Monday, April 22, 1996
Unanimity on olestra? Fat chance

The Cincinnati Enquirer

Be careful when you open your voice mail. You might, without warning, be bowled over by a wave of olestra.

''Olestra is safe. You are unsafe.'' - Art McCracken, Dent.

''They've probably used an industrial-strength version of this stuff in secret at restaurants for years. And nobody's died from it yet.'' - John Carr, Hyde Park.

''You worry too much. We've all got to die sometime.'' - Pat James, Finneytown.

Thanks for those comforting words. I feel much better.

My discomfort came out in a recent column about olestra and the tug of war between Procter & Gamble Co. and the U.S. Food and Drug Administration. They're fighting over the wording for the fat substitute's warning label.

The FDA likes: ''May cause abdominal cramping and loose stools.''

P&G prefers: ''May cause intestinal discomfort or a laxative effect.''

My view: Quit splitting hairs, P&G. That raised a few more.

''Anybody who eats that fake fat is a real fathead.'' - Al Klein, Westwood.

''Anybody who eats a bag of potato chips made from olestra deserves to have anal leakage.'' - T.J. Barnes, North College Hill.

''You'll probably be run out of town. But I want to congratulate you on writing an article against P&G. I thought they had the papers and everybody else bought off in this town.'' - Audrey True, Hamilton.

''Corporate marketing reeks with deception and slippery prose. Warning labels are made up with microscopic print. As a P&G shareholder, I would not touch olestra wearing a flak suit. Surely they will tell us olestra will enhance our sex life.'' - Richard Berghamer, Westwood.

''Your warning label column mentioned the sign of the skull and crossbones,'' said Al Albert, Hyde Park. ''I haven't seen them for years. What happened? Where did they go? Even though they're not used, I'm pretty sure we still can't drink the cleaning fluids under the kitchen sink.''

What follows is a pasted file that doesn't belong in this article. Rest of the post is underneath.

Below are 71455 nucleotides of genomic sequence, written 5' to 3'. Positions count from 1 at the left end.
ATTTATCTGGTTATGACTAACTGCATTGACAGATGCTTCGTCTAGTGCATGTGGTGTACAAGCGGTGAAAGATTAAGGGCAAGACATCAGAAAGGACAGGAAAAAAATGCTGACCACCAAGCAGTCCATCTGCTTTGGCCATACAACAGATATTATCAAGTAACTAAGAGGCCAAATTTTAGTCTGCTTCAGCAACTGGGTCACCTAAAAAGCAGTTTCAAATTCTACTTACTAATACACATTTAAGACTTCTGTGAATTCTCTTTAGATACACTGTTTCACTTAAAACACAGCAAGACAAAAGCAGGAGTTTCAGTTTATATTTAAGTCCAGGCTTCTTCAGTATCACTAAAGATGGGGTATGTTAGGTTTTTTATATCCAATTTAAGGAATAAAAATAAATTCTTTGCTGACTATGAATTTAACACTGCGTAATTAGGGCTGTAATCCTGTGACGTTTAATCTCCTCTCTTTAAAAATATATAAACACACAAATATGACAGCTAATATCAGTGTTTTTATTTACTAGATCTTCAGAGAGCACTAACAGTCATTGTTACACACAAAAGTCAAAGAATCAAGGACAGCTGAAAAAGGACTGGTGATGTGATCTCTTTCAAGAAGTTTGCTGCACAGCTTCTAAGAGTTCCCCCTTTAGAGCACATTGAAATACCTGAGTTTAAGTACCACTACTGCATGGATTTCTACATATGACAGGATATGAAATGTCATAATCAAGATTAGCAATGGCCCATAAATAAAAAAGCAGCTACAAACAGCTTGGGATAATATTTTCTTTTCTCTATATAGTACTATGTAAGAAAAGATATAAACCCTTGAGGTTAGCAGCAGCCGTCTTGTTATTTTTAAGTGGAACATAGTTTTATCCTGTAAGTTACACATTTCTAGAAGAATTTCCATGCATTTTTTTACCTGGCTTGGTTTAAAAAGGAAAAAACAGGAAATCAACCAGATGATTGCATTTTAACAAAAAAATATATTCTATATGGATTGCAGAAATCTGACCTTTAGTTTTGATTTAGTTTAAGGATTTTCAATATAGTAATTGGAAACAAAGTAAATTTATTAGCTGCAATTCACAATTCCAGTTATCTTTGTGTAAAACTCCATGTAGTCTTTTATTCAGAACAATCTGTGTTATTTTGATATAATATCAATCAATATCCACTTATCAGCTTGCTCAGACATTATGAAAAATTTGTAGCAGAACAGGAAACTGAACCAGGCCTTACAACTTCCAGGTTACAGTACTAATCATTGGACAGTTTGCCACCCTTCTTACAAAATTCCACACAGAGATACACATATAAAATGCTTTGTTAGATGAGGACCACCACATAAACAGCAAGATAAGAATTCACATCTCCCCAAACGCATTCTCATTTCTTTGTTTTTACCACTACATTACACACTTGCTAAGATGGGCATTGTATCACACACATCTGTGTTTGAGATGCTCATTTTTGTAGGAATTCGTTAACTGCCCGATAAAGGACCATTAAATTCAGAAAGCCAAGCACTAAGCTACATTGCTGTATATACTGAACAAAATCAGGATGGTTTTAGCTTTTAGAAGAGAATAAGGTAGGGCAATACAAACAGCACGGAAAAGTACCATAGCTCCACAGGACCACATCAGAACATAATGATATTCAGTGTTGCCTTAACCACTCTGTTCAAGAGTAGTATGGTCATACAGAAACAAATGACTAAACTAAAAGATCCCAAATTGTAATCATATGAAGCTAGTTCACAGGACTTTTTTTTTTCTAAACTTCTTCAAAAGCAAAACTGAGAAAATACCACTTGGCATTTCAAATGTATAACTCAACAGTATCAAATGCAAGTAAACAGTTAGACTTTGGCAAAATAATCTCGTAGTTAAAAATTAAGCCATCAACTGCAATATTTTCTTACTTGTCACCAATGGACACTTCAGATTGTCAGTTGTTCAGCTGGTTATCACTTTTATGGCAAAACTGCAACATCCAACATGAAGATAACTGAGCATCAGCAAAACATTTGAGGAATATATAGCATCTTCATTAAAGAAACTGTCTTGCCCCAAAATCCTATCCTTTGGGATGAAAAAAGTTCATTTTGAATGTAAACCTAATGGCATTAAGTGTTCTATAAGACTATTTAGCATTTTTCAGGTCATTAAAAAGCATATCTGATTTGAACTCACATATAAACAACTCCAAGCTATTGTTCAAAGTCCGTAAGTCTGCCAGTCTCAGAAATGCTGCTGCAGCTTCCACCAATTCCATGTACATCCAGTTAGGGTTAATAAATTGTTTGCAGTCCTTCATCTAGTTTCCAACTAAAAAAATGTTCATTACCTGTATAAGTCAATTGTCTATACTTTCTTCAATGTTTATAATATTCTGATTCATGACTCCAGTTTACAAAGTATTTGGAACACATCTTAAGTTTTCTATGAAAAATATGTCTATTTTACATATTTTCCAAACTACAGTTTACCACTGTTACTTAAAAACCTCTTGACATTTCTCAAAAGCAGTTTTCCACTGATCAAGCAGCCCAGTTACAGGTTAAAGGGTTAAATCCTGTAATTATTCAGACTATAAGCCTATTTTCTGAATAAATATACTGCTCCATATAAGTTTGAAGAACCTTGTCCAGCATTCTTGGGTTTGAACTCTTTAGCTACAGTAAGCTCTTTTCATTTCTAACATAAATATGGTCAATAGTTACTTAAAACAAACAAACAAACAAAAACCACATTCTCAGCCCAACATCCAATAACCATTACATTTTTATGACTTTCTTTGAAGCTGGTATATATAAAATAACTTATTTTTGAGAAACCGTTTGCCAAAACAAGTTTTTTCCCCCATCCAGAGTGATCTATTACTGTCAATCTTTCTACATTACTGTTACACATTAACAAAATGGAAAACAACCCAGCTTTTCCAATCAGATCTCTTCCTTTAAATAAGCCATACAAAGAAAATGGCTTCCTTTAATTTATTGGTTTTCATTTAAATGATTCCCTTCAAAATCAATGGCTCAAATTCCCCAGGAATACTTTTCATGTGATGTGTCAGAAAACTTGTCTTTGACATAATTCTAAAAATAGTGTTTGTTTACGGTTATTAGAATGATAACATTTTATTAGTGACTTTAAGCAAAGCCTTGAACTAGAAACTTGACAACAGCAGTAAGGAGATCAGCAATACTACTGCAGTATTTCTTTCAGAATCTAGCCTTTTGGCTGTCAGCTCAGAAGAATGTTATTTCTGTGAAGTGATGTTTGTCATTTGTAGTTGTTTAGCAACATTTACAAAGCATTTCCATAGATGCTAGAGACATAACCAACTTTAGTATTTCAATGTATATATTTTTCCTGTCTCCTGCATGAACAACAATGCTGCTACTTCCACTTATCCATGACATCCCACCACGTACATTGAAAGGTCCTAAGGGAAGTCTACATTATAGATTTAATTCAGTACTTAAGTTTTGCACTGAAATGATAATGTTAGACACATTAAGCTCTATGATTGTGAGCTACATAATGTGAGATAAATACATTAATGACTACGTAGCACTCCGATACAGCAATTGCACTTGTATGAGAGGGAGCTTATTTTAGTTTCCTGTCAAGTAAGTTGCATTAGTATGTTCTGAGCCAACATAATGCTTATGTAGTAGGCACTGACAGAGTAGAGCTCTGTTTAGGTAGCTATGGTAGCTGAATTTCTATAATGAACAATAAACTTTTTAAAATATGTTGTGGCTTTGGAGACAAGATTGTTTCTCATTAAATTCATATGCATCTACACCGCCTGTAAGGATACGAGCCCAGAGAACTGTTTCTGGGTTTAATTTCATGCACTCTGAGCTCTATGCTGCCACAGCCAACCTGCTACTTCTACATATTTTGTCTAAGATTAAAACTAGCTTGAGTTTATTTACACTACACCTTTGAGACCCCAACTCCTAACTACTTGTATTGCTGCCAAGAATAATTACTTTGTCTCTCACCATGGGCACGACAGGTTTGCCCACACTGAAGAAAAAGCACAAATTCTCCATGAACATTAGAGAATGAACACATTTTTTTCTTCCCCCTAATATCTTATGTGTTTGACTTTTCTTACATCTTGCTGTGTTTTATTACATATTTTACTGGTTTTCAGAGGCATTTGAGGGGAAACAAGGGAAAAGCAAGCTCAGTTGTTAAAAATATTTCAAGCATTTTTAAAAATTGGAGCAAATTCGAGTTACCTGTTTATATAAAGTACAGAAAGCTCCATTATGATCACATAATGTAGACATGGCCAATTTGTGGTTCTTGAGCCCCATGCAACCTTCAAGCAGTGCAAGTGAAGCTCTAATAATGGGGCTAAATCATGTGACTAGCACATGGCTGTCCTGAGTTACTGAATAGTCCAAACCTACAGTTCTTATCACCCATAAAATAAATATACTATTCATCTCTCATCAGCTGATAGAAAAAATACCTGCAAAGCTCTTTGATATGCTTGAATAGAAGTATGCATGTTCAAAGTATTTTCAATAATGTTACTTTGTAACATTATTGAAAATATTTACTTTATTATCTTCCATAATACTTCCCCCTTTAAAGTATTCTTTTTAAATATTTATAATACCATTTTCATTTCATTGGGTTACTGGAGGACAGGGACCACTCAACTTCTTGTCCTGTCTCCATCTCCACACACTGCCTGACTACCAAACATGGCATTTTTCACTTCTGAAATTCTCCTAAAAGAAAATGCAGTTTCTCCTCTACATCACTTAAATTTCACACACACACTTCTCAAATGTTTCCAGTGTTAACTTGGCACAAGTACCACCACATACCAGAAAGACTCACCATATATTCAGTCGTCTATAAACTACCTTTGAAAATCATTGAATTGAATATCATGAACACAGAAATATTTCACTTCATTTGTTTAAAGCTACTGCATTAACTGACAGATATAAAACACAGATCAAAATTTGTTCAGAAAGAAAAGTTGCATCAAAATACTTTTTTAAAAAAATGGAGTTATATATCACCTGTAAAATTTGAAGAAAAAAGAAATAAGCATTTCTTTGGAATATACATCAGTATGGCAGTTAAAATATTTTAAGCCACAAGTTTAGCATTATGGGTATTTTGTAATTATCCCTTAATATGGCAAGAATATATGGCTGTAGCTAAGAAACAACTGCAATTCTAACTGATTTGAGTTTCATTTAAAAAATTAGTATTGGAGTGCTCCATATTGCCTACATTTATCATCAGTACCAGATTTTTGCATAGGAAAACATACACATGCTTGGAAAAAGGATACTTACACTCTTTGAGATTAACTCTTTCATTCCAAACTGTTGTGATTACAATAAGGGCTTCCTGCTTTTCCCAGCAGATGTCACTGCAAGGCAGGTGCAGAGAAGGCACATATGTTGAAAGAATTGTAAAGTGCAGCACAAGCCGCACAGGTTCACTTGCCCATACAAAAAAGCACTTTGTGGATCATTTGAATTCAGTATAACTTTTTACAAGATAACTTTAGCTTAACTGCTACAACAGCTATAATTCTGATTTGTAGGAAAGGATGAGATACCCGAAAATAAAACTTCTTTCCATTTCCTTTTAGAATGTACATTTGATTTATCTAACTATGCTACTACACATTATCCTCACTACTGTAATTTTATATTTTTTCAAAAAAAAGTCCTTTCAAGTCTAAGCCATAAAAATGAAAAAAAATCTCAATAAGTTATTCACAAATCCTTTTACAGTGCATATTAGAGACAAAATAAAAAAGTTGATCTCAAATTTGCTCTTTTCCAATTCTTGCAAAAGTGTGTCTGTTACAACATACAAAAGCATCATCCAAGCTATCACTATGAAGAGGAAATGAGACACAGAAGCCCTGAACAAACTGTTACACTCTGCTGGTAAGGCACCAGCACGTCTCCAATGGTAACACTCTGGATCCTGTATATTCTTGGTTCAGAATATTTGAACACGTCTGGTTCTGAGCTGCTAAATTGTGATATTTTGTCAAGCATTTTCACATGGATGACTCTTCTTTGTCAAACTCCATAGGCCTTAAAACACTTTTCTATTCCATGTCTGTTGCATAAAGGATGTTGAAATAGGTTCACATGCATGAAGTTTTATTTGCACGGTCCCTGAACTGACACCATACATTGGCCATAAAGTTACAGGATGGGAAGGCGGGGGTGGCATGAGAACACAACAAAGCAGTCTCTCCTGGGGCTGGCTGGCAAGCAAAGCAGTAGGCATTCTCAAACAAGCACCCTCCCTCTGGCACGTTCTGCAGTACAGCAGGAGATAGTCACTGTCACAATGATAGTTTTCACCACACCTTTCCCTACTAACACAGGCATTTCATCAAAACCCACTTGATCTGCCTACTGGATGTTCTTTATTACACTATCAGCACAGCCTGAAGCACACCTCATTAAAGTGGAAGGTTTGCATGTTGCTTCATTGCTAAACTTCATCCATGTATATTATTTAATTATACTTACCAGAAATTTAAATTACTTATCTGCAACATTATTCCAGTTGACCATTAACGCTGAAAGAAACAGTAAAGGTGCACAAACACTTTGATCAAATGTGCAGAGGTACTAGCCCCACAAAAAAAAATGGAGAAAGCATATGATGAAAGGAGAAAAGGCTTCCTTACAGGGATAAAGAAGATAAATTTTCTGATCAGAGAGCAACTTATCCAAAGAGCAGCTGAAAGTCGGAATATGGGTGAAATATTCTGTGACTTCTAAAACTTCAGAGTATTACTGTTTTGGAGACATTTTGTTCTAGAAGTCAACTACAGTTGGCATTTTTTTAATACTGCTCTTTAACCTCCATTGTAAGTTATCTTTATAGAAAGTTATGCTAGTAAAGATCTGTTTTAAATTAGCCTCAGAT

Can the judge

Judge William Morrissey recently let a sickly grandfather go free on shock probation. Gramps was in jail for rape. His victims were his grandchildren.

The judge's actions did not sit too well with Bill Jackson of West Chester.

''This judge is a worse criminal than that grandpa,'' said Mr. Jackson. ''Grandpa is sick. He has an excuse for what he did. It's not much of one. But he does have an excuse. The judge doesn't. Before he retires at the end of the year, he should be removed from the bench.''

Jack Ankenbauer called from Oakley to express ''disbelief over what this judge did. These rapists are as bad as murderers. Yet they are treated so lightly. These judges' views don't reflect the views of society. I don't know anyone outside of the judicial system who would argue on behalf of these molesters.''

Meet Nora Evans of Pleasant Ridge. She objected to my description of Gramps as ''human garbage.''

''I don't think any of us have the right to call another human being 'human garbage,' '' she said. ''What he did was wrong, immoral, illegal. But he is sick. He needs help. Just like a lot of the rest of us do. I was offended that a reporter with the education I'm sure you need for your job can call another human being 'human garbage.' ''

Molester bill update

In Columbus, lawmakers are still mulling over Senate Bill 276, which calls for the registration of sexually violent offenders.

If it becomes law, child molesters - when they leave jail - would have to register with the police. The offenders also would have their whereabouts reported to schools and neighbors in the community where they settle.

Mike Suver, aide to state Sen. Bruce Johnson, R-Columbus, Judiciary Committee chairman, says the bill's next hearing is Wednesday.

After that, plans call for it to be merged with House Bill 180 - another piece of legislation on child molesters. The combined version, Mr. Suver reports, ''should stand a good chance of passing before the Senate breaks for the summer.''

To take a stand on passage of the bill, write: Sen. Bruce Johnson, Chairman, Judiciary Committee, Statehouse, Room 137, Columbus 43215.

Cliff Radel's column appears Mondays, Wednesdays and Fridays. Tips and comments most welcome. Call 768-8379 or fax at 768-8340.